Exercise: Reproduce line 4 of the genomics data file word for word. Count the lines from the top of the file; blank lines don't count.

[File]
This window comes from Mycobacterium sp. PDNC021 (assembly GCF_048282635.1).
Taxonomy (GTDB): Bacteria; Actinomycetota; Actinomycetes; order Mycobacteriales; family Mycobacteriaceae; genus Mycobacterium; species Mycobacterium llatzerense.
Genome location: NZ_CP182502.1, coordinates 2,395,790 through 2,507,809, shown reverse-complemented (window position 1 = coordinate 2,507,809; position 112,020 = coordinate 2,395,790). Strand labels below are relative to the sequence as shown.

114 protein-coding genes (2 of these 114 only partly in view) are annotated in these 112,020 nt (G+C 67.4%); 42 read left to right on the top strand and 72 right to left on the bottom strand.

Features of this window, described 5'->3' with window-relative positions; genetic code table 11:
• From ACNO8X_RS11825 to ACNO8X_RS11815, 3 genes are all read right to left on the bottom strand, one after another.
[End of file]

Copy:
114 protein-coding genes (2 of these 114 only partly in view) are annotated in these 112,020 nt (G+C 67.4%); 42 read left to right on the top strand and 72 right to left on the bottom strand.